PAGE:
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Lessons learned from Kobe Bryant’s retirement

Photo courtesy of Keith Allison. Kobe Bryant of the LA Lakers shooting against Marcin Gortat of the Washington Wizards.

“This season is all I have left to give.
My heart can take the pounding
My mind can handle the grind
But my body knows it’s time to say goodbye.
And that’s OK.
I’m ready to let you go.”

Earlier this year, we joined Kobe Bryant in bidding farewell to a successful twenty-year professional basketball career with the Los Angeles Lakers. His retirement letter (written as a poem and published by the Players’ Tribune), aptly titled “Dear Basketball,” brought us back to his humble beginnings, shed light on his difficult choice to retire and highlighted his incredible legacy.

Kobe’s journey to retirement holds important lessons for all of us. As future dental professionals, there will come a time when we also have to make the difficult choice to retire. Using Kobe’s journey as an example, here are some key factors that will help direct us to a successful and happy departure from our day jobs.

Finances. As a well-paid professional athlete, Kobe could choose when he wanted to retire without worry, but for many of us, retirement is often delayed due to financial concerns or a desire to maximize pension policies. In fact, a 2010 study published in the Population Research and Policy Review investigating how the retirement life course has changed over time found a “substantial expansion of the working years” relative to earlier estimates. Essentially, each subsequent generation has been retiring later than their predecessors. Kobe’s salary is well above the average dentist, but undoubtedly he managed his assets with a financial professional. Planning early with the help of a financial advisor and making smart financial decisions throughout your career can put you on the right track towards financial solvency when you are finally ready to put down your handpiece.

Physical health. A key factor in Kobe’s choice to retire included repetitive injuries as his body struggled to keep up with the physical demands of professional basketball. Likewise, aging dentists often face a similar dilemma. A 2012 study in the Dental Research Journal investigated the frequency of musculoskeletal complaints among dentists and found that 62% reported at least one, 35% reported at least two, 15% reported at least three, and 6% reported four musculoskeletal complaints within a year. Ultimately, we are prone to injuries that could affect our ability to continue practicing. Staying in excellent physical health requires early, regular maintenance through exercise and prevention by practicing dentistry with proper ergonomics. Whether you take regular yoga classes, weightlift, or focus on daily stretches, every little effort you make now to take care of your body goes towards strengthening your physical stamina for a long and healthy career.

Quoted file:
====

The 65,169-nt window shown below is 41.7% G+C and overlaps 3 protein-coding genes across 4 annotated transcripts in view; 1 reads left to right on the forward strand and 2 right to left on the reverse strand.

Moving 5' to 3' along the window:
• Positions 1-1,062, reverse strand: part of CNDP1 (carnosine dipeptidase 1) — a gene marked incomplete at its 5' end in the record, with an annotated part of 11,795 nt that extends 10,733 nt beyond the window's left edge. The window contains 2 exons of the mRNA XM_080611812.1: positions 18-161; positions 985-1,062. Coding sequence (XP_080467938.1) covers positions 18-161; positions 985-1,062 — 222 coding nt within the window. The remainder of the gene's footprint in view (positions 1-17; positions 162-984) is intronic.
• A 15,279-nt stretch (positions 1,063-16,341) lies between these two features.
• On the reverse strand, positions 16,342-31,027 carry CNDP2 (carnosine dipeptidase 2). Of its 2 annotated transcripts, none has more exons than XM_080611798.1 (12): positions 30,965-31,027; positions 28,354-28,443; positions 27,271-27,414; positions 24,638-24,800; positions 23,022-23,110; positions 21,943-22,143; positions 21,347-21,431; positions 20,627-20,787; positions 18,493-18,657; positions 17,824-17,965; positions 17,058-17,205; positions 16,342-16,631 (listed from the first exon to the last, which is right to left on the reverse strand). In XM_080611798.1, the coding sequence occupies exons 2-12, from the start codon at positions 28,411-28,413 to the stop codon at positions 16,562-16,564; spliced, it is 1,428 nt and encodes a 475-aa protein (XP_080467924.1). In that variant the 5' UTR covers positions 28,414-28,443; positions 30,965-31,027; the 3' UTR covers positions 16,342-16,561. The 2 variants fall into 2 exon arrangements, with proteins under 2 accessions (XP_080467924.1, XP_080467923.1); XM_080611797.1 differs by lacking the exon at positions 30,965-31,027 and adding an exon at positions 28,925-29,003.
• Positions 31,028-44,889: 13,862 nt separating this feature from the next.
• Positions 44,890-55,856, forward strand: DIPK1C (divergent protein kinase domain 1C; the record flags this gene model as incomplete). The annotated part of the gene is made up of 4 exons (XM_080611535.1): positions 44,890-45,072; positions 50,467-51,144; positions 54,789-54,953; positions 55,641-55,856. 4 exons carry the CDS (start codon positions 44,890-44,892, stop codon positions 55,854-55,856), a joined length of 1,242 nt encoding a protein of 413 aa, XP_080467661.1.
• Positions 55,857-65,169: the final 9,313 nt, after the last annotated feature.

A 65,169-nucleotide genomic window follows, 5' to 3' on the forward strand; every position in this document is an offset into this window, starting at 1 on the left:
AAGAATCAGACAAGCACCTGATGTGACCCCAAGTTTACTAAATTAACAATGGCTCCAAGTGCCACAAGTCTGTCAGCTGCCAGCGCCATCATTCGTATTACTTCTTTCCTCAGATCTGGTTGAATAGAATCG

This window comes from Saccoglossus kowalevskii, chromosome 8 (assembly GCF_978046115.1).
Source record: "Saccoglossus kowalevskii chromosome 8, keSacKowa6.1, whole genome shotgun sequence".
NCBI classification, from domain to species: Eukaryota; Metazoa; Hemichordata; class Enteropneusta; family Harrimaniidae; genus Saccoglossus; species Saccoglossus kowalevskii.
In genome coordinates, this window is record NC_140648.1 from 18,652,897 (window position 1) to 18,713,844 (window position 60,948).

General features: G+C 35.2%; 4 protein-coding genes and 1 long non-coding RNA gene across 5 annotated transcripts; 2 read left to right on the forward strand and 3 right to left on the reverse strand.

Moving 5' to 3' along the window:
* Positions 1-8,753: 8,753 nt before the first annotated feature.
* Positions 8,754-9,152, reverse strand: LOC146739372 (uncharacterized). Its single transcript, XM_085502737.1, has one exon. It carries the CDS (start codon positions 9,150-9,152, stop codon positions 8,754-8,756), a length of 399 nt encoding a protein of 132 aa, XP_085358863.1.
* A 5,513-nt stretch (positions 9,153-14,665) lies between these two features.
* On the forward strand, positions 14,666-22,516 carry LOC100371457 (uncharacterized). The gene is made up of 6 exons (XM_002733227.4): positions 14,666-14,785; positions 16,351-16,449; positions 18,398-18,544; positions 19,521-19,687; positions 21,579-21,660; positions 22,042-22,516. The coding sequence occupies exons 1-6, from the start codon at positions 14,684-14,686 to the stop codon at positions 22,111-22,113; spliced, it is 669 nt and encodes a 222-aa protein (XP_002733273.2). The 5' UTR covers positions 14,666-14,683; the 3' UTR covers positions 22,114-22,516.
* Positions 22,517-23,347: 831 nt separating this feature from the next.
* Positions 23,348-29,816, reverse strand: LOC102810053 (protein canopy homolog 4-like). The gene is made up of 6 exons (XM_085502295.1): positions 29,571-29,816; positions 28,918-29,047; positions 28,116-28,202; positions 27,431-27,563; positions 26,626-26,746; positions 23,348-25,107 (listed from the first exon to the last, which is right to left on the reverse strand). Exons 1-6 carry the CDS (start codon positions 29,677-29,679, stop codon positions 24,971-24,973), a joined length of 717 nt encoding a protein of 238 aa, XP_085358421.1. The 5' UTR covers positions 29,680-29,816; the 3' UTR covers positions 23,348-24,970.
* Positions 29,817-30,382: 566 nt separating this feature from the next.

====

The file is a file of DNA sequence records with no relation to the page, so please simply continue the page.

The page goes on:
Emotional preparation. When Kobe initially considered his decision to retire, he reached out to Michael Jordan, the basketball player he looked up to as a child, for advice. Similarly, reaching out to your colleagues and professional mentors to learn from their personal experiences can provide new perspectives that will help you determine whether or not retirement is right for you at this particular point in your career. They can also offer advice on how to best transition out of a practice, whether that means selling or transferring ownership. After spending decades in a profession you know and love, feeling mentally and emotionally ready to retire is one of the more important considerations.

Post-retirement involvement. Kobe found his passion for basketball early on as a child; a passion that continued through a long and fruitful career in the NBA. However, since his retirement, he has chosen to redirect his energy towards Kobe Inc., a company focused on building the brands of other companies in the sports industry. Likewise, it is important to remember that hanging up the white coat does not always mean you will be leaving dentistry for good. Even in retirement, there are plenty of opportunities to stay involved, whether that means teaching at a local dental school, volunteering your services at community clinics or mentoring the next generation of pre-dental students. Always remember the moments that sparked your initial interest in this profession and let that fire guide you, even after you have wrapped up your time as practicing clinician.

Retirement may seem far away now, but we have to start preparing today to ensure we retire successfully. Everyone wants to retire someday, but how we get there is what sets us apart. Kobe finished his final game with an impressive 60-point performance and a win for his team. We can only hope to finish our careers with a similar storybook ending on our own terms. Pull on your gloves, adjust your loupes and enjoy the journey as it unfolds.

~ Binh Dang, WesternU ’18, District 11 communications chair

Binh Dang

Binh is a third-year dental student at the Western University of Health Sciences College of Dental Medicine. He currently serves as the District 11 Communications Chair. When he's not busy designing flyers or websites, he likes to play basketball or catch Pokemon.

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